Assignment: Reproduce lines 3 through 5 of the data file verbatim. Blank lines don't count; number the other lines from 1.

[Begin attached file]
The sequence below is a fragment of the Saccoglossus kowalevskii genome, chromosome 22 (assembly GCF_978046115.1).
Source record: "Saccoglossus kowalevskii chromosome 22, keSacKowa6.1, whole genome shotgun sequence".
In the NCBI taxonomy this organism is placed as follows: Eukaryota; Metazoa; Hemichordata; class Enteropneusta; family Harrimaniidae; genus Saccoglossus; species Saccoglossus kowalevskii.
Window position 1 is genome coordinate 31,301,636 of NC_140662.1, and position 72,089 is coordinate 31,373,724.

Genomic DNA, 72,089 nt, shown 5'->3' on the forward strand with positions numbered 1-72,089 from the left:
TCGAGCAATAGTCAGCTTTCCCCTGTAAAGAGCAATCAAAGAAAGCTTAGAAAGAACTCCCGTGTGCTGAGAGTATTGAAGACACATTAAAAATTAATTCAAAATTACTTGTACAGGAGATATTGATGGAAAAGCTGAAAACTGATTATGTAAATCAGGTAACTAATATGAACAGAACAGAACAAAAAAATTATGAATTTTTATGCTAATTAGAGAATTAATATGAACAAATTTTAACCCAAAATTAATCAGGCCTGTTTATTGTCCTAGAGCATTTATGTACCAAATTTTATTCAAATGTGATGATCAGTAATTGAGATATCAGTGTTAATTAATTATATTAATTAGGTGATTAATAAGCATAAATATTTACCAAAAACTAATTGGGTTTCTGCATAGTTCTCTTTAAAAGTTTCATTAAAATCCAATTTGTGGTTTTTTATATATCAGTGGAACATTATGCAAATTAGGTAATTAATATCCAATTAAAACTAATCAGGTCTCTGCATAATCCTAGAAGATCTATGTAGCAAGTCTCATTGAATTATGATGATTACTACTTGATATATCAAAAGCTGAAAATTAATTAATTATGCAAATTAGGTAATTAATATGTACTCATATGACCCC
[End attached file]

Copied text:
In the NCBI taxonomy this organism is placed as follows: Eukaryota; Metazoa; Hemichordata; class Enteropneusta; family Harrimaniidae; genus Saccoglossus; species Saccoglossus kowalevskii.
Window position 1 is genome coordinate 31,301,636 of NC_140662.1, and position 72,089 is coordinate 31,373,724.

Genomic DNA, 72,089 nt, shown 5'->3' on the forward strand with positions numbered 1-72,089 from the left: